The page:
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Wednesday, Aug 17, 2022

Discovery Bay residents complain of infection risk at Hong Kong testing stations

Discovery Bay residents complain of infection risk at Hong Kong testing stations

Discovery Bay residents complain of large crowds to get tested after health authorities uncover coronavirus in sewage samples

Residents of Hong Kong’s Discovery Bay complained about unclear instructions and the risk of Covid-19 infection at specimen collection stations on Wednesday, as more than 20,000 people faced a compulsory testing order.

The government had ordered the screening after sewage samples taken in the Lantau Island neighbourhood had tested positive for the coronavirus, similar to cases in Sha Tin and Tin Shui Wai. But only residents at one estate in each of the other two districts were required to go for testing.

Long queues formed outside the two testing sites at Discovery Bay Fire Station and S.K.H. Wei Lun Primary School in the morning before the designated 1pm opening time, with operations only becoming smoother later in the afternoon.

Anyone who had been to the residential area for more than two hours between January 26 and Tuesday was ordered to undergo testing by Sunday.

Discovery Bay resident Vicky Grey* said a 500-metre (1,600-foot) queue had formed next to the fire station when she lined up at 11.45am, noting there was a lack of information from staff who were giving out what appeared to be quota tags.

“We were told to come at 5pm. But the guy kind of seemed unsure so I went and asked a different attendant and he said to come back at 2.15pm,” she said.

“There were so many people there. If one person had Covid, there’s going to be a cluster of cases now for sure because there was no social distance at all.”

A notice put up by the Discovery Bay management office told residents that sites at the fire station and primary school had a testing capacity of 3,500 and 1,600 people respectively from 10am to 8pm, with tokens to be issued to prevent crowds from gathering.

Grey called the sewage testing mechanism “flawed”, saying that it would be hard for the government to determine the original source of virus transmission.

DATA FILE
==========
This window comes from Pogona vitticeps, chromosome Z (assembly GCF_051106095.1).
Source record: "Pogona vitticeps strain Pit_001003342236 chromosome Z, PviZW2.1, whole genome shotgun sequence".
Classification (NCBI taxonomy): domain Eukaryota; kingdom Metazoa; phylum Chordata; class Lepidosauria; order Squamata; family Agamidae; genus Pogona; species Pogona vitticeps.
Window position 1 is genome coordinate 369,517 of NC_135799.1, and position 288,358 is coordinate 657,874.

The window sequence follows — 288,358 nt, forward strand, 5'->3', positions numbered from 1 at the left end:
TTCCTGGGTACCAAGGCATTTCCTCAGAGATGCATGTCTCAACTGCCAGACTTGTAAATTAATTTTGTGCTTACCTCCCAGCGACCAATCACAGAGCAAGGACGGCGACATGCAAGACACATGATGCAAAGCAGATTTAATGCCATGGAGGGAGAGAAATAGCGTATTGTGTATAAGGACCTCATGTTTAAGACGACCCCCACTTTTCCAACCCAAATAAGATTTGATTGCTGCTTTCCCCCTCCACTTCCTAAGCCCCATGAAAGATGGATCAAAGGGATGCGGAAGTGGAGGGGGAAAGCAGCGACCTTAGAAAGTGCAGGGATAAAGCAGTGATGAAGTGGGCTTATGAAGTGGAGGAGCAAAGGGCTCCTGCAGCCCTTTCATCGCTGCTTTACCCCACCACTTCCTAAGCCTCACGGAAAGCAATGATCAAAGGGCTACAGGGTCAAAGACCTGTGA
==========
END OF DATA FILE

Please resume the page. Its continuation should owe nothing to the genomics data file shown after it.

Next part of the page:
“Discovery Bay is such a hotspot for tourists … Maybe it’s not the residents at all,” she said.

“Testing everybody, it makes sense if there’s a handful of cases in the city but when you have cases like we do now … These tests have limited value now.”

She suggested the government set up more testing stations at each of Discovery Bay’s housing estates, with the low-density, resort-like neighbourhood comprising about 20 residential areas.

Following the distribution of testing tokens at 1pm, queues next to the fire station began to shorten after a couple of hours.

Residents have complained that queues at testing stations in Discovery Bay could create a risk of coronavirus infection.

Ana Lea Pascual, a domestic helper, said she and her employer’s son, who did not have a token, waited for less than 30 minutes at the fire station before getting tested at 3pm.

“They kept telling us if you have the tickets, you don’t have to queue up,” she said. “There were less than 100 people there.”

Another woman, who asked to be identified only as Chan, said she had waited from 4.30pm for about an hour to be tested.

Chan said that about 100 people without tokens, including herself, queued to see if testing slots were available. “They told us that if people don’t show up after taking a token, we could get tested as part of the quota instead.”

She said she did not think testing would help curb transmission of the coronavirus, as the source might have come from visitors, rather than residents.

“There are many visitors coming to Discovery Bay. Many families with kids will come and live in the hotel,” she said.

Meanwhile, a resident surnamed Cheung said he and his family had been turned away by staff at the primary school testing station when they arrived at 2.45pm.

“They said the quota was already full for the day, so then I asked how large the quota was. They said 300 for the school and 600 for the fire station, but both quotas were full,” he said.

“It’s frustrating [not being able to do the test] … It’s a bit of a mess.”

Despite agreeing that the testing order was necessary, Cheung said the arrangements were inefficient and was worried there would be more crowds at the testing stations if he tried again the next day.

He said it would have been better if people from different buildings were given time slots to get tested.

Hong Kong recorded another 1,161 Covid-19 cases and 800 preliminary-positive ones on Wednesday, exceeding the 1,000-mark for the first time since the pandemic started.


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